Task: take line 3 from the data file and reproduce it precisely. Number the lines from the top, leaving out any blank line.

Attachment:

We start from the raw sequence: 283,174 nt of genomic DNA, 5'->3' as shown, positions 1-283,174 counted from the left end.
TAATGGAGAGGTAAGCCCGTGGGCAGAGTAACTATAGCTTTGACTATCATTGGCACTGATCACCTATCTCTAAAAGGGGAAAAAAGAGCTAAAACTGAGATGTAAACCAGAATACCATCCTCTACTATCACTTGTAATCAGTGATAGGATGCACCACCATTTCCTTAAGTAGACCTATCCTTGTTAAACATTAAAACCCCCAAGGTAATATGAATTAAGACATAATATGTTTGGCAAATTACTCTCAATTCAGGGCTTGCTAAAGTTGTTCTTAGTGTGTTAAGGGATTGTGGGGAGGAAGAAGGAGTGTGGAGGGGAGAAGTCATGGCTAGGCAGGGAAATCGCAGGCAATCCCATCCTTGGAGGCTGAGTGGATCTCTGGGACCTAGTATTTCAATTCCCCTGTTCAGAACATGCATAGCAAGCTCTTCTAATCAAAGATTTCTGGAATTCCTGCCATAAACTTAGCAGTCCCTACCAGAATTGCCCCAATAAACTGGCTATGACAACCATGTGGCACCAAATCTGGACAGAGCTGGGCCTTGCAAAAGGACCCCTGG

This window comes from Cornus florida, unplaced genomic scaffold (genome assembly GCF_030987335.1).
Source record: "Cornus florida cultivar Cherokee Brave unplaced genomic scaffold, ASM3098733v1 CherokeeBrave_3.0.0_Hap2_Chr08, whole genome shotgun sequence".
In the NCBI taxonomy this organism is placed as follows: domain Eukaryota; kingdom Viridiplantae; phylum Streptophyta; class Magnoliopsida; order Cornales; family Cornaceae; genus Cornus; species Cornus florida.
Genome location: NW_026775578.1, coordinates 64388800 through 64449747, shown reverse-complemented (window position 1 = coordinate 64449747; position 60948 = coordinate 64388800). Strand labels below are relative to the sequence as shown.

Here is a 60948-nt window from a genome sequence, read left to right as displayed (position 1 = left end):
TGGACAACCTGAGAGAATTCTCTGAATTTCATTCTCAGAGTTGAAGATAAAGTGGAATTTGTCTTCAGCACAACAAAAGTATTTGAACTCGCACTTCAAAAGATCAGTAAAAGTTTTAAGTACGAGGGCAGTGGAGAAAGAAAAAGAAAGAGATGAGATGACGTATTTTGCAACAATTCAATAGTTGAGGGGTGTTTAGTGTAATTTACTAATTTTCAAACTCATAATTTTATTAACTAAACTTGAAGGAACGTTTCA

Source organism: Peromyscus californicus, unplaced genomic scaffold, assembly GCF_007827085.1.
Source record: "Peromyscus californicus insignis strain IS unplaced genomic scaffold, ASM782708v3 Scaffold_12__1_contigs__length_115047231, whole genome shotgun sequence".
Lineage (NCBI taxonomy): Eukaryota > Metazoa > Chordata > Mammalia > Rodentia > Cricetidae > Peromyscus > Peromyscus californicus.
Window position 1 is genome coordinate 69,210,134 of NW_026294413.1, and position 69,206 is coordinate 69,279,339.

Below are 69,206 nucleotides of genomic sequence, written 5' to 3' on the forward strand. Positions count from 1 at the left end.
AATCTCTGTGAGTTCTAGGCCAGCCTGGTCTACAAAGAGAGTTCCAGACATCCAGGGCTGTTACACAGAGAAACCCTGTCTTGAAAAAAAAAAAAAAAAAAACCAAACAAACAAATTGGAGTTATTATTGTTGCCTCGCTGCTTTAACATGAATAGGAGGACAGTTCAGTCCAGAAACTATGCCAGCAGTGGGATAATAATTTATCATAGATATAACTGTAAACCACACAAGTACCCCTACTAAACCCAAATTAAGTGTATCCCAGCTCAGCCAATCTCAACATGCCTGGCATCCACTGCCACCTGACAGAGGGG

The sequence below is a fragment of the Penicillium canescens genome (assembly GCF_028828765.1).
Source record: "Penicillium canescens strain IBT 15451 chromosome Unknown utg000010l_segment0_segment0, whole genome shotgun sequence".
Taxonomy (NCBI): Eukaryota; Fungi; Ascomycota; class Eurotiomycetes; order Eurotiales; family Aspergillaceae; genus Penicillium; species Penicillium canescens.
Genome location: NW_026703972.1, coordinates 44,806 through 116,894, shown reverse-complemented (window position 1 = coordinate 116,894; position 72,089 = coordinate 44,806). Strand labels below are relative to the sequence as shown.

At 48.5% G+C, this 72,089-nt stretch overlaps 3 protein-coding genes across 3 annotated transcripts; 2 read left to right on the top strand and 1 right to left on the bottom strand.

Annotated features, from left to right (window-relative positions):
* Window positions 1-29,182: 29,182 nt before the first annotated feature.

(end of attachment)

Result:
This window comes from Cornus florida, unplaced genomic scaffold (genome assembly GCF_030987335.1).